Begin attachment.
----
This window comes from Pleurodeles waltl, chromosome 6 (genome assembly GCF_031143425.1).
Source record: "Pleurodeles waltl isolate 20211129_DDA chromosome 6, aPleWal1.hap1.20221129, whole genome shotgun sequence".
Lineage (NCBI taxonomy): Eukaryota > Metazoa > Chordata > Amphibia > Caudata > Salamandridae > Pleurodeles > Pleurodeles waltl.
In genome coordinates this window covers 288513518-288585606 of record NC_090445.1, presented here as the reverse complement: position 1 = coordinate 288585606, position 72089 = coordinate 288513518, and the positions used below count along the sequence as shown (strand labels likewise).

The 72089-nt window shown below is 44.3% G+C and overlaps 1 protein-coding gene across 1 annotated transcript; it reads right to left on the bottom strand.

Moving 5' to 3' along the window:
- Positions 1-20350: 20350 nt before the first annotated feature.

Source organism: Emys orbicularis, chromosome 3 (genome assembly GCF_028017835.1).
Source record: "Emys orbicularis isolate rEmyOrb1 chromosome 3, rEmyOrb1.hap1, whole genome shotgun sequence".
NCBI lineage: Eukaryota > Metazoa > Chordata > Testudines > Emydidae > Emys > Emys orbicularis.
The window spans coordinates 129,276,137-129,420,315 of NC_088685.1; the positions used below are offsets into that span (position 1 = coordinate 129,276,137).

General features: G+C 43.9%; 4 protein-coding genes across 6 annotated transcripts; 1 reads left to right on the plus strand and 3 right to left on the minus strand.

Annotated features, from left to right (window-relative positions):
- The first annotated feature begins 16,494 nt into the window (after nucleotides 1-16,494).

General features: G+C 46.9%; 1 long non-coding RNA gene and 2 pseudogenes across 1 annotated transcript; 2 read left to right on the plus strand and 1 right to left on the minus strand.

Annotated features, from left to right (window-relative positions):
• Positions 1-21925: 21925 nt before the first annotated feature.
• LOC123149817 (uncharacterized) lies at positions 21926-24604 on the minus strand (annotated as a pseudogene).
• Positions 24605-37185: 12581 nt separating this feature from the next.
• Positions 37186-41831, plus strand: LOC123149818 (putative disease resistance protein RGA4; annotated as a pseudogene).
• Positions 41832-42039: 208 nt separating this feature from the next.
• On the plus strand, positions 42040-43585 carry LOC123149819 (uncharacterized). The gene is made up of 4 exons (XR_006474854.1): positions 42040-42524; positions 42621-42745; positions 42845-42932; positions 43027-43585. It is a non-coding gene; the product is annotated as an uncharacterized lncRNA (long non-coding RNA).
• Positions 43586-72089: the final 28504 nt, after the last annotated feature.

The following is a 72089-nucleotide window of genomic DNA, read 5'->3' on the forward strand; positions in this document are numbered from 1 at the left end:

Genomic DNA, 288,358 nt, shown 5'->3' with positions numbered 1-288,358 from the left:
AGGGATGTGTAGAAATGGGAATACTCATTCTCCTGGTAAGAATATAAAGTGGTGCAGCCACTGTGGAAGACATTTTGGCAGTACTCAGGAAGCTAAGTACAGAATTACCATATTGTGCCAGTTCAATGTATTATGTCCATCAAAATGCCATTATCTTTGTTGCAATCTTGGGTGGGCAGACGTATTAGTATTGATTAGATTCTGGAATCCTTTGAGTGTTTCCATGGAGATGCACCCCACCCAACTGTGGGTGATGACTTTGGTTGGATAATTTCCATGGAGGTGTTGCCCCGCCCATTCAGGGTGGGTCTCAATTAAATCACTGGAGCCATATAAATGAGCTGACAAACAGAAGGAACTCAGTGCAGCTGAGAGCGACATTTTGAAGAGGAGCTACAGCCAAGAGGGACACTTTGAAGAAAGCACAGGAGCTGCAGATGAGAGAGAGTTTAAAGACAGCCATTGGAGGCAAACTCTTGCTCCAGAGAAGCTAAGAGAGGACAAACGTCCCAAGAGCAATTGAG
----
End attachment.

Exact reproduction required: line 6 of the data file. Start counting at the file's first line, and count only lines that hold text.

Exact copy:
Moving 5' to 3' along the window: